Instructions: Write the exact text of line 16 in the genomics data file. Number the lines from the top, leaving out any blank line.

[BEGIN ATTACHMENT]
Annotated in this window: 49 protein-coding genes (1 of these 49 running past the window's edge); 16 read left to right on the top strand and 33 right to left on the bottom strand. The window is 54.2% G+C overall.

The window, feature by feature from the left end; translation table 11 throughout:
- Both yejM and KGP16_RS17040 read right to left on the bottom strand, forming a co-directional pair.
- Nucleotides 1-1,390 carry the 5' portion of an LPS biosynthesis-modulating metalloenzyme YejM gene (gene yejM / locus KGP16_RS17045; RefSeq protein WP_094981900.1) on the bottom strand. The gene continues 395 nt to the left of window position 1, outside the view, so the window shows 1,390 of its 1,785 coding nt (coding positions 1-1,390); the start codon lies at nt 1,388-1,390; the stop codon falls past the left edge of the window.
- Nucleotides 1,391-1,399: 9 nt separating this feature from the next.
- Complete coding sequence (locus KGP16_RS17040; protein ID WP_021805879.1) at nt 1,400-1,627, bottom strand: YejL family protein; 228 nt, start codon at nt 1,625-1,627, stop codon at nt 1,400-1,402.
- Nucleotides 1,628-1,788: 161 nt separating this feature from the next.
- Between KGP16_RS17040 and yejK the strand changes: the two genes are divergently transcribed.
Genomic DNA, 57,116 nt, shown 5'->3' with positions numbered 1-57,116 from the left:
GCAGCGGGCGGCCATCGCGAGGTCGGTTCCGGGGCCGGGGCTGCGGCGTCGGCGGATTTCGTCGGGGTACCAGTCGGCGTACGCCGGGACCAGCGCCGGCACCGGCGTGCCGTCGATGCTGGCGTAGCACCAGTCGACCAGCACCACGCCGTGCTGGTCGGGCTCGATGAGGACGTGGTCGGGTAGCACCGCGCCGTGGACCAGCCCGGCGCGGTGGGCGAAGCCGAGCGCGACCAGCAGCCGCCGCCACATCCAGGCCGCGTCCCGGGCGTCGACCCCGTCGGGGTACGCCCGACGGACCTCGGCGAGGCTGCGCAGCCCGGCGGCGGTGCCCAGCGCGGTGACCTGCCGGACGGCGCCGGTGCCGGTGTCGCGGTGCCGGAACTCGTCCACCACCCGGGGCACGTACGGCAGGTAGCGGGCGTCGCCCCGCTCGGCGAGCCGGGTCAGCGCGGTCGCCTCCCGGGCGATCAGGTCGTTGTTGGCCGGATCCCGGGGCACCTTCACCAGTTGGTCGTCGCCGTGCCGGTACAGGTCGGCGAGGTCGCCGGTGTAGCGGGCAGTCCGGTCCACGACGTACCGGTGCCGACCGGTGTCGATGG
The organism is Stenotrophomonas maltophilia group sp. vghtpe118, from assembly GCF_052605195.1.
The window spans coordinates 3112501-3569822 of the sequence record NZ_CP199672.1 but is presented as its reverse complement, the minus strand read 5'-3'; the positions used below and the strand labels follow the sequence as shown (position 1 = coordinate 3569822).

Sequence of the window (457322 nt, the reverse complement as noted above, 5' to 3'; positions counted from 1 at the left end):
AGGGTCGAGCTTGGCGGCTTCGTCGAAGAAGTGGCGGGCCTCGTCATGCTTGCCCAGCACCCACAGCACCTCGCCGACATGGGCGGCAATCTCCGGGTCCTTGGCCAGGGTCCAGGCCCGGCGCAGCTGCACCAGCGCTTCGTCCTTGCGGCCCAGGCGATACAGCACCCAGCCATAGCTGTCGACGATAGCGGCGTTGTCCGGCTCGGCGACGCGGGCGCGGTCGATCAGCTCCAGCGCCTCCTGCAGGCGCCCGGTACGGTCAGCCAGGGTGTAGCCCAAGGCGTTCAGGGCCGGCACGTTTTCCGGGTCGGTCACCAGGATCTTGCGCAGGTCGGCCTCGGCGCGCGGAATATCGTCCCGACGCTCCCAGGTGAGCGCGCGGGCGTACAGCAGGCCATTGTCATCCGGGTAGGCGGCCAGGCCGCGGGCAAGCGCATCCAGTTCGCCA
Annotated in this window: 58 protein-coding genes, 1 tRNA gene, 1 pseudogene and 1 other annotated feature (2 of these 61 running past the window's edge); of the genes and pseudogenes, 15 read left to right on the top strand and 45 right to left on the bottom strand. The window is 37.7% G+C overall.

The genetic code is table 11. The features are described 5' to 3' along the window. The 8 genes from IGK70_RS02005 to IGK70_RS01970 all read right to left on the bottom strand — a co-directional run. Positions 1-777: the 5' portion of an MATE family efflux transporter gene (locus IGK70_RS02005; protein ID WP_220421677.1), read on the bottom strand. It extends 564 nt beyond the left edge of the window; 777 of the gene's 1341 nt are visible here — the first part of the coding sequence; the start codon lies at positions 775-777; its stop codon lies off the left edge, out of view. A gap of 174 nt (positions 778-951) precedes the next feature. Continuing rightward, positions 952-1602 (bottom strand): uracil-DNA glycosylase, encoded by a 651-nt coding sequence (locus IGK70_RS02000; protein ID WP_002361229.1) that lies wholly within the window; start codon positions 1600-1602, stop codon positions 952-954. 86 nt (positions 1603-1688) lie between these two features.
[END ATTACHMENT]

The genetic code is table 11. The features are described 5' to 3' along the window. The 8 genes from IGK70_RS02005 to IGK70_RS01970 all read right to left on the bottom strand — a co-directional run. Positions 1-777: the 5' portion of an MATE family efflux transporter gene (locus IGK70_RS02005; protein ID WP_220421677.1), read on the bottom strand. It extends 564 nt beyond the left edge of the window; 777 of the gene's 1341 nt are visible here — the first part of the coding sequence; the start codon lies at positions 775-777; its stop codon lies off the left edge, out of view. A gap of 174 nt (positions 778-951) precedes the next feature. Continuing rightward, positions 952-1602 (bottom strand): uracil-DNA glycosylase, encoded by a 651-nt coding sequence (locus IGK70_RS02000; protein ID WP_002361229.1) that lies wholly within the window; start codon positions 1600-1602, stop codon positions 952-954. 86 nt (positions 1603-1688) lie between these two features.